As you decide on data sources, you do need to consider system resources as well.  The DW uses a database for storage and the Data Collection Component (DCC) application to extract and load the data; the LQE application acts as both the data indexer and data store.  Both require adequate resources for your data and usage scale. (See the Jazz.net Deployment wiki for sizing strategy and performance reports for DCC and LQE.)  With respect to sizing and system resources:

  • If you’re not using the DW for any reporting, you can disable DCC jobs from running. If most of your RM and QM project areas are enabled for configuration management, you’ll need less space for the DW database to grow, since those project areas do not contribute to the DW.
  • If you enable LQE, it collects data for all project areas in the registered application data sources; currently you can’t filter the data in the TRS feeds to reduce the size of the data store. However, from a query performance perspective, if you continue to use the DW for some number of reports, you reduce the reporting load on the LQE server, which could contribute to performance. That said, if you don’t use configuration management in RM or QM project areas, you might not want to invest in the extra resources for LQE.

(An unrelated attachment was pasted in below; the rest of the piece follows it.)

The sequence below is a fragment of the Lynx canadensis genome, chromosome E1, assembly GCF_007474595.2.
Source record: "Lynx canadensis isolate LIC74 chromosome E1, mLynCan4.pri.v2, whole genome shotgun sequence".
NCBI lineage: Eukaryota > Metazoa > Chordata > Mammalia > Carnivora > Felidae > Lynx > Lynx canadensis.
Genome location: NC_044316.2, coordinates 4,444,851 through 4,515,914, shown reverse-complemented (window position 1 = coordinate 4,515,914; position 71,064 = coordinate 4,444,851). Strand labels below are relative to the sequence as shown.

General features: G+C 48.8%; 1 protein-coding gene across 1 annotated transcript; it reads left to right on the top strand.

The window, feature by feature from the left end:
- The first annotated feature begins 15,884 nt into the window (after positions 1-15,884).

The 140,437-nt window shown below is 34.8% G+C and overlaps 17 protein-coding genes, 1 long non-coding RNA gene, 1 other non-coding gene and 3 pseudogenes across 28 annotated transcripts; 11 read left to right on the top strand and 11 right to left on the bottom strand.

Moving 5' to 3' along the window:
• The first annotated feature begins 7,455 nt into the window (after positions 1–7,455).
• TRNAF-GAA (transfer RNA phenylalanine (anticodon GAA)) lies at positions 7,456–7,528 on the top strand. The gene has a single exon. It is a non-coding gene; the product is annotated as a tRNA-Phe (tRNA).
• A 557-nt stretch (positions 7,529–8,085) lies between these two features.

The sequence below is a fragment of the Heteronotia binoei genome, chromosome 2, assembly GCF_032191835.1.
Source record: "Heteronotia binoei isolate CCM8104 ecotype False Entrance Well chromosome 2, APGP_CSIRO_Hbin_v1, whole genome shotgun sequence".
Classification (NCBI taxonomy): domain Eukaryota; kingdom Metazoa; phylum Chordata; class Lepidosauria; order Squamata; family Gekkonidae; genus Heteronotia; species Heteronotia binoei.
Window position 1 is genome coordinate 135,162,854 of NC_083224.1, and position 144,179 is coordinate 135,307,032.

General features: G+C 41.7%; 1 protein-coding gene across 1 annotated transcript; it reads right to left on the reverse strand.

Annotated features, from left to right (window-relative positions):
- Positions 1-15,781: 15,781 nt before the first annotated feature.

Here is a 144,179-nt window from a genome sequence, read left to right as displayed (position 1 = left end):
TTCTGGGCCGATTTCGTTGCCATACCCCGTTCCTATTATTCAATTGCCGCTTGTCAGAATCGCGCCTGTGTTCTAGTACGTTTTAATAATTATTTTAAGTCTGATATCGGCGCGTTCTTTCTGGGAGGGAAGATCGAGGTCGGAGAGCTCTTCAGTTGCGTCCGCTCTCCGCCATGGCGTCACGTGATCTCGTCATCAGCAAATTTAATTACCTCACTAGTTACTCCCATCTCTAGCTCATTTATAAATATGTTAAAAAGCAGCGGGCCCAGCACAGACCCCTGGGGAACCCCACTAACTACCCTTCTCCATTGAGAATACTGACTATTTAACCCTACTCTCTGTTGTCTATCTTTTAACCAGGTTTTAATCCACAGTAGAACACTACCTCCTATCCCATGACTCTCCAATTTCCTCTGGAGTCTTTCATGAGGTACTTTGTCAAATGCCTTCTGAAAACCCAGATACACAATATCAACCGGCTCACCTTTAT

There is another reporting option that uses neither of these data sources: Rational Publishing Engine (RPE) extracts data directly from the applications using the reportable REST API to generate document-style reports and spreadsheets. In some cases, RPE can access data not readily available in either the DW or LQE, and can also handle more complex data manipulation and formatting. RPE is available as a separate offering; it is not included with JRS.


RPE preview view (v6.0.6)

In closing, carefully consider your reporting needs as you decide whether to use the DW or LQE – or maybe even both.


The Jazz reporting alphabet

JRS, LQE, RB, DCC… When it comes to reporting for the IBM Collaborative Lifecycle Management (CLM) and Continuous Engineering (CE) solutions, there are enough acronyms to make alphabet soup! In this post, I’ll define the acronyms and describe the components and how they fit together, as illustrated in this architecture overview:

arch overview 6.x

CLM/CE 6.x reporting architecture

The links in this article go primarily to the IBM Knowledge Centre topics and Jazz.net pages for the components and offerings.

Let’s start with the data stores used for reporting. There are two data stores:

  1. Data warehouse (DW)

    The DW uses a database you specify when you configure your CLM/CE environment.  It includes operational data store (ODS) tables for reporting on current data about the resources, and fact and dimension tables to support metric and trend reports.

    To populate the DW, the Data Collection Component (DCC) application runs scheduled jobs that extract and load data from the CLM/CE applications. You register the DCC application when you configure your environment.

    Reports use SQL to query the DW.